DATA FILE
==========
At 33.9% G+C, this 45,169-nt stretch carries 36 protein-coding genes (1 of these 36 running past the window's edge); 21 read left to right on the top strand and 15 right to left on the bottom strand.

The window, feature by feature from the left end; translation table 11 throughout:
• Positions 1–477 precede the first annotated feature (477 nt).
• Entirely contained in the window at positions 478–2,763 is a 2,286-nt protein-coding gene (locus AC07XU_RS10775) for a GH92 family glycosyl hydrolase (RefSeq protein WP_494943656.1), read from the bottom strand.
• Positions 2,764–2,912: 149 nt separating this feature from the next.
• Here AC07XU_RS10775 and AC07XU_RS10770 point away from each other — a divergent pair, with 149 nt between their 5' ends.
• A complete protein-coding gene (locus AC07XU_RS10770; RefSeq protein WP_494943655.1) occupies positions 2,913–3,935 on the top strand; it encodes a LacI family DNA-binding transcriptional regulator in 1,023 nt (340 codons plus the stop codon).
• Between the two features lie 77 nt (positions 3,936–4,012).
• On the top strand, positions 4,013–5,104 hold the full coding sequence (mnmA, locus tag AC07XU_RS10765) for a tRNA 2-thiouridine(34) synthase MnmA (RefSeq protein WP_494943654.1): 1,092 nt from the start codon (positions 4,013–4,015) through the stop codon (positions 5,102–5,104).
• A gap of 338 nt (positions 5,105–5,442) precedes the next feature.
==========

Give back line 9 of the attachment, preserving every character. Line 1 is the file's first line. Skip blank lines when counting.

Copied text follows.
• On the top strand, positions 4,013–5,104 hold the full coding sequence (mnmA, locus tag AC07XU_RS10765) for a tRNA 2-thiouridine(34) synthase MnmA (RefSeq protein WP_494943654.1): 1,092 nt from the start codon (positions 4,013–4,015) through the stop codon (positions 5,102–5,104).